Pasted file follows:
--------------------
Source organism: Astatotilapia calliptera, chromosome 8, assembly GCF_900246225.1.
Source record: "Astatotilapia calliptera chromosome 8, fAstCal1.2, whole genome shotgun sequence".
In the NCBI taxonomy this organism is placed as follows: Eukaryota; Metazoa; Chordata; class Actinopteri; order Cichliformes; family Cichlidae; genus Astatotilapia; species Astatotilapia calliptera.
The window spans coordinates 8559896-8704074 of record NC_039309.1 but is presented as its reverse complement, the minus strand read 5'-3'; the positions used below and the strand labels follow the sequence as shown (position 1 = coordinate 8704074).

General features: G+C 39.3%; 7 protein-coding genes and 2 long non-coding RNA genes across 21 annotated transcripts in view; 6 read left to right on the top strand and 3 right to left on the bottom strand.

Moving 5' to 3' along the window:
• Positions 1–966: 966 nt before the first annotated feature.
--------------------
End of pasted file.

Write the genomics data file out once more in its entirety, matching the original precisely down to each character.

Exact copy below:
Source organism: Astatotilapia calliptera, chromosome 8, assembly GCF_900246225.1.
Source record: "Astatotilapia calliptera chromosome 8, fAstCal1.2, whole genome shotgun sequence".
In the NCBI taxonomy this organism is placed as follows: Eukaryota; Metazoa; Chordata; class Actinopteri; order Cichliformes; family Cichlidae; genus Astatotilapia; species Astatotilapia calliptera.
The window spans coordinates 8559896-8704074 of record NC_039309.1 but is presented as its reverse complement, the minus strand read 5'-3'; the positions used below and the strand labels follow the sequence as shown (position 1 = coordinate 8704074).

General features: G+C 39.3%; 7 protein-coding genes and 2 long non-coding RNA genes across 21 annotated transcripts in view; 6 read left to right on the top strand and 3 right to left on the bottom strand.

Moving 5' to 3' along the window:
• Positions 1–966: 966 nt before the first annotated feature.